"... the Obama administration is prolonging the recession by avoiding surgery to remove dead wood from its financial sector. Some call this cowardice. Others, such as former IMF chief economist Simon Johnson, writing in The Atlantic, say Wall Street has captured the White House. ... Johnson says the US now resembles Russia, where business oligarchs and government officials protect each others' financial interests, at the expense of the economy. ... This ... highlights the priority given by the Obama administration to save the titans of Wall Street rather than end the recession quickly. ... Technically, the financial sector is comprehensively bust. It needs to recognise the losses, writing off trillions. ... The market solution would be to force insolvent banks into bankruptcy, with shareholders and creditors taking a huge hit ... Many titans of Wall Street will disappear ... the Obama administration refuses to contemplate this obvious solution. ... Wall Street has captured the White House, so nothing will be done to imperil the politico-financial network that rules the US. Robert Rubin and Hank Paulson, treasury secretaries of Clinton and Bush, were both from Goldman Sachs. Larry Summers, the current treasury secretary, earned millions as a hedge fund consultant. In a market economy, well-managed companies should be rewarded with profits, while mismanaged companies should go bust. This basic rule has been suspended almost entirely for the titans of Wall Street. ... Accounting norms have been tweaked to permit zombie banks to pretend they are alive and solvent....".
The Confucian I Ching (used by Terence McKenna in constructing the TimeWave) seems to be derived from Ancient African Mathematical Divination. Ron Eglash, in his book "African Fractals" (Rutgers 1999), said: "... fractal settlement patterns of Africa stand in sharp contrast to the Cartesian grids of Euro-American settlements. ... Euro-American cultures are organized by ... "top-down" organization. Precolonial African cultures included ... societies that are organized "bottom-up" rather than "top-down". ... most of the indigenous African societies were neither utterly anarchic, nor frozen in static order; rather they utilized an adaptive flexibility ... African traditions of decentralized decision making could ... be combined with new information technologies, creating new forms that combine democratic rule with collective information sharing ...".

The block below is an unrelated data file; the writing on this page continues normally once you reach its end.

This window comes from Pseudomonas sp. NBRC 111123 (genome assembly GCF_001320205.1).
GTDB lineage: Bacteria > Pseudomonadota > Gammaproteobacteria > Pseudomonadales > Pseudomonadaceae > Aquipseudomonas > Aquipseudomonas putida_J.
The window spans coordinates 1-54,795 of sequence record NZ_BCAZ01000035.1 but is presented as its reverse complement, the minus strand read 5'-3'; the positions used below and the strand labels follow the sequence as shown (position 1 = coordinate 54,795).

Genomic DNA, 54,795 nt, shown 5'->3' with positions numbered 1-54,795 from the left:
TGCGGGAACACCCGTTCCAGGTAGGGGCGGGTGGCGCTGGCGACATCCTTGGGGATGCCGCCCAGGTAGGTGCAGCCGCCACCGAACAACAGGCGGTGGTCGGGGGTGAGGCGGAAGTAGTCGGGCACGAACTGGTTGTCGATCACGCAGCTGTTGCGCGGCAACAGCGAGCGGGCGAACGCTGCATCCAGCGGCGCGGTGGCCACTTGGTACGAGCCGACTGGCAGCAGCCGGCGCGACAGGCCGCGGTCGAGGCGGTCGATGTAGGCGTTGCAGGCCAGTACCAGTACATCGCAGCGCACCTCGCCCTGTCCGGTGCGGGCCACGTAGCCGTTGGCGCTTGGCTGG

Although some regard China as a top-down dictatorship, the true situation is quite different, as is exemplified by the Chinese Computer Hacker Community. According to a 23 April 2009 popsci.com article by Mara Hvistendahl: "... In the past two years, Chinese hackers have intercepted critical NASA files, breached the computer system in a sensitive Commerce Department bureau, and launched assaults on the Save Darfur Coalition, pro-Tibet groups and CNN. And those are just the attacks that have been publicly acknowledged. Were these initiated by the Chinese government? Who is doing this? ... It's hundreds of thousands of everyday civilians. ... This ... Hacker ... culture thrives on a viral, Internet-driven nationalism. ... China's Internet patriots, who call themselves "red hackers," may not be acting on direct behalf of their government, but the effect is much the same. ... The Red Hacker Alliance, often described in the Western press as a monolithic group, is in fact a loose association allowing disparate cells to coordinate their efforts. ... the largest unifying characteristic is nationalism. In a 2005 Hong Kong Sunday Morning Post article, a man identified as "the Godfather of hackers" explains, "Unlike our Western [hacker] counterparts, most of whom are individualists or anarchists, Chinese hackers tend to get more involved with politics because most of them are young, passionate, and patriotic." Nationalism is hip, and hackers -- who spearhead nationalist campaigns with just a laptop and an Internet connection -- are figures to revere. Henderson ... emphasizes that the relationship between citizen and state is fluid in China, and that the Chinese government tends not to prosecute hackers unless they attack within China. To Henderson, that lack of supervision is tacit approval, and it constitutes a de facto partnership between civilian hackers and the Chinese government. Jack Linchuan Qiu, a communications professor at the Chinese University of Hong Kong ... agrees. "Chinese hackerism is not the American 'hacktivism' that wants social change," he says. "It's actually very close to the state. The Chinese distinction between the private and public domains is very small." ...".